The history of film editing
I’ll admit, I love infographics and I definitely love great film. So today I wanted to share an infographic made by Adobe that shows the history of film editing. There is no doubt of the importance of editing as a tool for telling a story through film. Although it is sometimes considered “the invisible art” (because it is only noticeable when it is done poorly), good editing is an art-form and the final step to forming the film in the vision of the director and other artists involved in production.
This infographic on the history of editing shares some facts you probably already knew and some that are new. For instance, you probably new that film editing was done with splices (cuts) and tape, but did you know that was the way all films were edited until the 1960s? This infographic also shows the evolution of linear into nonlinear editing which was introduced in the early 1970s.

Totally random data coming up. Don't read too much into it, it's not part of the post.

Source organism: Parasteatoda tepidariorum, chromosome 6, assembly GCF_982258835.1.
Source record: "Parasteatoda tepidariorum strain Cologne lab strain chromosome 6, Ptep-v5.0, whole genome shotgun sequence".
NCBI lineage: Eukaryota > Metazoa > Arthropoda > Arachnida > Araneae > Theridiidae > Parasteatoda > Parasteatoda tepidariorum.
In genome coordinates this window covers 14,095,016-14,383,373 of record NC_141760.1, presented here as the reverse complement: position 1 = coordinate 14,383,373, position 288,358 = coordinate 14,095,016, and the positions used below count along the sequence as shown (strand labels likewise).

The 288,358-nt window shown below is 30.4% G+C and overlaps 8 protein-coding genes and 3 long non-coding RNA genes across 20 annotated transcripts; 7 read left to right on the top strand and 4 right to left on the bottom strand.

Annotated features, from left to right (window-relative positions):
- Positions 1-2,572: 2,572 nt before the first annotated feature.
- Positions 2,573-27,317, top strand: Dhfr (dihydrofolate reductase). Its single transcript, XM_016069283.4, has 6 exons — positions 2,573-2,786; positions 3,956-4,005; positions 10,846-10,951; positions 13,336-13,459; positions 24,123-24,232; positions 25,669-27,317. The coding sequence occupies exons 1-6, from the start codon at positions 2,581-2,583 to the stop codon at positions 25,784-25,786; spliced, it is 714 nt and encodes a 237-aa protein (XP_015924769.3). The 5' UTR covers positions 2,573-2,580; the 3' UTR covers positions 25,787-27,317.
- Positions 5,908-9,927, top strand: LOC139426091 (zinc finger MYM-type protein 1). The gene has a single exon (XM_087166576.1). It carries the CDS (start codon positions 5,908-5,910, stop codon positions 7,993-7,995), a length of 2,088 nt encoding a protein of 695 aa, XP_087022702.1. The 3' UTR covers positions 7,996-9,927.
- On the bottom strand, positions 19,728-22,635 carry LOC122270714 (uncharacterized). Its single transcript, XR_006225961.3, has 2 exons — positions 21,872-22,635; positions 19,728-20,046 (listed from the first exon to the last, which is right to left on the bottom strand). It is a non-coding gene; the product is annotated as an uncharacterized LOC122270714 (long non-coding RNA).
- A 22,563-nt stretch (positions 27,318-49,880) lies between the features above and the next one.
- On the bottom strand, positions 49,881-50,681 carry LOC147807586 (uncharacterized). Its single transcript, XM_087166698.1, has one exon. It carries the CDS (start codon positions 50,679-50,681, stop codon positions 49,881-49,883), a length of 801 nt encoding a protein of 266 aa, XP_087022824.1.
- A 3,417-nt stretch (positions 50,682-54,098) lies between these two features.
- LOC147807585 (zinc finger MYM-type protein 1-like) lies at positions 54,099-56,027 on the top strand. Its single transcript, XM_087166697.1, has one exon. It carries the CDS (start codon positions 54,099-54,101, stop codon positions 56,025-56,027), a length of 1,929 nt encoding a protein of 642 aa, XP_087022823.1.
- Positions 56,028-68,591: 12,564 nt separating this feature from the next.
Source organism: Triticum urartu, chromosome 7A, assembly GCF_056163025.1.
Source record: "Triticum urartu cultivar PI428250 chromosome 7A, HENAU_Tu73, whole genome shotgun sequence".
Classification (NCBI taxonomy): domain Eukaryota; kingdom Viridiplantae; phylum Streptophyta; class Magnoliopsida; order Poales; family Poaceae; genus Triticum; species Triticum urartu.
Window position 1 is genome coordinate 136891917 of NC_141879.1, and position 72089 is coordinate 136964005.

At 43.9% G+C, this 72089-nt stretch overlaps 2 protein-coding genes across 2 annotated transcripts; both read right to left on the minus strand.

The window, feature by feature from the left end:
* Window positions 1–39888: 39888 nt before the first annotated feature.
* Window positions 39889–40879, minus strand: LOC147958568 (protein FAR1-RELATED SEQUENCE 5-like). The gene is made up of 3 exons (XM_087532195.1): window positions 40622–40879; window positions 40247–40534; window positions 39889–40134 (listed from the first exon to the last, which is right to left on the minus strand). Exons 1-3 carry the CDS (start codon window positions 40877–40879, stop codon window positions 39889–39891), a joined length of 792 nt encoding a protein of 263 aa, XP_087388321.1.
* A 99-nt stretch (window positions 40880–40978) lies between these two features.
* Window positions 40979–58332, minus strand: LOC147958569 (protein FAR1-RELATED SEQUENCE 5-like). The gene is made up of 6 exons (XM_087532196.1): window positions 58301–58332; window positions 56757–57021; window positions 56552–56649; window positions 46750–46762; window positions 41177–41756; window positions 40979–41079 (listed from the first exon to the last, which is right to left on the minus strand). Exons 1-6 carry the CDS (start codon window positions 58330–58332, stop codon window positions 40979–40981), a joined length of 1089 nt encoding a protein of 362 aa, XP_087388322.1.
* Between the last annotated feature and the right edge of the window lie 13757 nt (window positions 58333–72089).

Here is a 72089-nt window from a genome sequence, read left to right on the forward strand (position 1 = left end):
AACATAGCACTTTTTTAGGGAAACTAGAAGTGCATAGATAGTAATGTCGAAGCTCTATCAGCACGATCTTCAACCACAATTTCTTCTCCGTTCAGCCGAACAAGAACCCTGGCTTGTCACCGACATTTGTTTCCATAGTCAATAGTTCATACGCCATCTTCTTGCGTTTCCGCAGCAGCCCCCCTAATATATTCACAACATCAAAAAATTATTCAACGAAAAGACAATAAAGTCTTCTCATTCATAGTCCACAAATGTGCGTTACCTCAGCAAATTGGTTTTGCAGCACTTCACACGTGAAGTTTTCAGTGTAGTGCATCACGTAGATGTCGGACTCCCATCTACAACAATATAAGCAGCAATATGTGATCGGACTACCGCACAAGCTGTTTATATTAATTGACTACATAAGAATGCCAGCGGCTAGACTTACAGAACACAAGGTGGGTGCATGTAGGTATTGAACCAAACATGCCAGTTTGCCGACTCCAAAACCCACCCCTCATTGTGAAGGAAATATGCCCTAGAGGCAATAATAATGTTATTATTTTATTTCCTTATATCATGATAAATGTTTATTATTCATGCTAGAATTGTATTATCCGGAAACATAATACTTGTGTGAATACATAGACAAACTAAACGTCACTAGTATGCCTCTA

When I first started studying film in college, it was well after the invention of non-linear editing, but I had the opportunity to edit the “old fashioned way.” First I learned to linearly edit with tape which I have to admit wasn’t a great system (at least with my beginning skills involved). Then later, I spliced 8mm and 16mm films on an editing table. I think that there is value in understanding these processes from a storytelling point of view even if you never splice another frame, but I am definitely thankful for NLE systems such as Adobe Premiere and Final Cut Pro every time I sit down to edit!